International Psoriasis Council

Advancing Knowledge. Improving Care.

Advancing Knowledge. Improving Care.

Psoriasis and the Pandemic: Lessons Learned from PsoProtect

Satveer Mahil, PhD, MRCP
St John’s Institute of Dermatology
London, United Kingdom

Catherine Smith, MD
St John’s Institute of Dermatology, Guys and St Thomas’ Hospitals
London, United Kingdom

THE 101

  • PsoProtect and PsoProtectMe are global registries established to understand the impact of the COVID-19 pandemic on people with psoriasis.
  • PsoProtect received 1,652 clinician-reported cases of COVID-19 in people with psoriasis across the globe.
  • 5,479 people with psoriasis completed PsoProtectMe’s self-report survey.

TIMELINE OF KEY ACHIEVEMENTS

March 11, 2020: COVID-19 is declared a pandemic by the World Health Organization.

March 27, 2020: PsoProtect launches as an international registry for clinicians to report cases of COVID-19 in psoriasis.

May 4, 2020: PsoProtectMe launches as an international self-report registry for people with psoriasis.

RECENT RESEARCH

Factors Associated with Adverse COVID-19 Outcomes in Patients with Psoriasis—Insights From a Global Registry–based Study. Mahil, S.K., Dand, N., Mason, K.J., et al. Allergy Clin Immunology. 2021 Jan; 147(1):60-71. doi: 10.1016/j.jaci.2020.10.007.

Describing the Burden of the COVID-19 Pandemic in People with Psoriasis: Findings From a Global Cross-sectional Study. Mahil, S.K., Yates, M., Yiu, Z.Z.N., et al. J Eur Acad Dermatol Venereol. 2021 June. doi: 10.1111/jdv.17450.

Risk-mitigating Behaviours in People with Inflammatory Skin and Joint Disease During the COVID-19 Pandemic Differ by Treatment Type: A Cross-sectional Patient Survey. Mahil, S.K., Yates, M., Langan, S.M., et al. Br J Dermatol. 2021, Dec; 185:80-90. Doi: 10.1111/bjd.19755.

Association Between Tumor Necrosis Factor Inhibitors and the Risk of Hospitalization or Death Among Patients With Immune-Mediated Inflammatory Disease and COVID-19. Izadi Z, Brenner EJ, Mahil SK, et al. JAMA Netw Open. 2021 Oct 1;4(10):e2129639. doi: 10.1001/jamanetworkopen.2021.29639. PMID: 34661663; PMCID: PMC8524310.

Characteristics Associated with Poor COVID-19 Outcomes in People with Psoriasis, Psoriatic Arthritis and Axial Spondyloarthritis: Data from the COVID-19 PsoProtect and Global Rheumatology Alliance Physician-reported Registries. Machado PM, Schäfer M, Mahil SK, et al. Ann Rheum Dis. 2023 May;82(5):698-709. doi: 10.1136/ard-2022-223499. Epub 2023 Feb 14. PMID: 36787993; PMCID: PMC10176347.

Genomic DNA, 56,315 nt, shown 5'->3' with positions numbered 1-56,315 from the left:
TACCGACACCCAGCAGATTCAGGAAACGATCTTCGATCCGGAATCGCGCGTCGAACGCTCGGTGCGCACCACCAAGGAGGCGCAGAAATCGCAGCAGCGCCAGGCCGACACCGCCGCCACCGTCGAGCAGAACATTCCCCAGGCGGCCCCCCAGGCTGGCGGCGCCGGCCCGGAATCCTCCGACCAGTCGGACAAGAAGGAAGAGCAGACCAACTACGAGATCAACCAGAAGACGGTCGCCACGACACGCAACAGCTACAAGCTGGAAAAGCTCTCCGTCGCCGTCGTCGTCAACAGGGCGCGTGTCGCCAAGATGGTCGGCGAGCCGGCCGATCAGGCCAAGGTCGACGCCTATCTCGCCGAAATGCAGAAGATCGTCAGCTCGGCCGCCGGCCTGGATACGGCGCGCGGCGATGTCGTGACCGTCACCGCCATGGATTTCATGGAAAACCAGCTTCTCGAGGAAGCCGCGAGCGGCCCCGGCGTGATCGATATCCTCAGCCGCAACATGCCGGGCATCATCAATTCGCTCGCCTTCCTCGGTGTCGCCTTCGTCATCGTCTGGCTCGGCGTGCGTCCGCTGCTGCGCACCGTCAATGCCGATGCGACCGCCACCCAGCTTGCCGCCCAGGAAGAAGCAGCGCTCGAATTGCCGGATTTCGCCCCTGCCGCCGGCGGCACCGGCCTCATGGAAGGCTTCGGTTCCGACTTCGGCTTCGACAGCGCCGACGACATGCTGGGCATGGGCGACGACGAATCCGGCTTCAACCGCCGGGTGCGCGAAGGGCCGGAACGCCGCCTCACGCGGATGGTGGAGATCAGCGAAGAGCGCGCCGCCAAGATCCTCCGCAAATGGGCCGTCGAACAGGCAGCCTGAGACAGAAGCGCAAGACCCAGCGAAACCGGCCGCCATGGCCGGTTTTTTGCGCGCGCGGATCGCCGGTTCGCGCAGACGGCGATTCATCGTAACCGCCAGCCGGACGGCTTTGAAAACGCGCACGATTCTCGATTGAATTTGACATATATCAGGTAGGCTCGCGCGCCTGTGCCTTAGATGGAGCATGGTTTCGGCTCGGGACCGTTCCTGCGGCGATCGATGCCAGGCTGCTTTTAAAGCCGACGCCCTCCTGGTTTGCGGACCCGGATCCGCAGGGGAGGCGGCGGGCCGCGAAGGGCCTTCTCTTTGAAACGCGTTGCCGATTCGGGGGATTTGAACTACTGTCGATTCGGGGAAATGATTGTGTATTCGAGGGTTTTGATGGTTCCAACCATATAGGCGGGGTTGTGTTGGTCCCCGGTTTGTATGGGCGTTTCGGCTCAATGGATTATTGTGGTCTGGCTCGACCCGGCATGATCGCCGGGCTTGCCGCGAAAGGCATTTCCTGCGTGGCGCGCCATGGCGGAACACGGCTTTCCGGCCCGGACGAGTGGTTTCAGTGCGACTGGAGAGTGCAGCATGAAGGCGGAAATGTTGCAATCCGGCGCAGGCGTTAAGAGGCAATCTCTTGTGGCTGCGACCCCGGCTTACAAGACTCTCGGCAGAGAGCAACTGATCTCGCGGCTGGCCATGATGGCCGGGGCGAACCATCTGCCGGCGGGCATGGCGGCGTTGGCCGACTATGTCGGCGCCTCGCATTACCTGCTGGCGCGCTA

Nonadherence to Systemic Immune-modifying Therapy in People with Psoriasis During the COVID-19 Pandemic: Findings from a Global Cross-sectional Survey. Quirke-McFarlane S, Weinman J, Cook ES, et al. Br J Dermatol. 2023 Apr 20;188(5):610-617. doi: 10.1093/bjd/ljac144. PMID: 36763806.

Vaccine Hesitancy and Access to Psoriasis Care During the COVID-19 Pandemic: Findings from a Global Patient-reported Cross-sectional Survey. Bechman K, Cook ES, Dand N, et al. Br J Dermatol. 2022 Aug;187(2):254-256. doi: 10.1111/bjd.21042. Epub 2022 May 3. PMID: 35104366; PMCID: PMC9545500.

When the COVID-19 pandemic spread across the globe in early 2020, dermatologists and patients alike had many concerns and questions about COVID-19 and psoriasis. To begin to address these, dermatologists and researchers created PsoProtect and PsoProtectMe — two global registries aimed at understanding the impact of the pandemic on people with psoriasis.

Co-directors of PsoProtect and PsoProtectMe are Catherine Smith and Satveer Mahil, Consultant Dermatologists at St. John’s Institute of Dermatology, Guy’s and St. Thomas’ NHS Foundation Trust, and King’s College London, UK. Here, they speak about the data collection process and findings from PsoProtect and PsoProtectMe.

Creating the PsoProtect Registry

PsoProtect emerged early in the pandemic in response to a need for data. With concerns about the risks of adverse COVID-19 outcomes in people with psoriasis, especially those taking immune-modifying medications, timely and resource-efficient data collection was critical. Alongside colleagues, including IPC Past President Jonathan Barker and IPC Honorary Founder Chris Griffiths, the idea for PsoProtect began.

“We set up PsoProtect with a fantastic group of dermatologists, data scientists, epidemiologists, and patient partners,” says Dr. Mahil. “It was a rapid, collaborative effort. We benefitted from the support of leading psoriasis experts in our International Scientific Advisory Board, who helped to shape our research strategy and critique the data as it started to come in. The first question that we set out to answer was, ‘What are the risk factors associated with severe COVID-19 in people with psoriasis?’”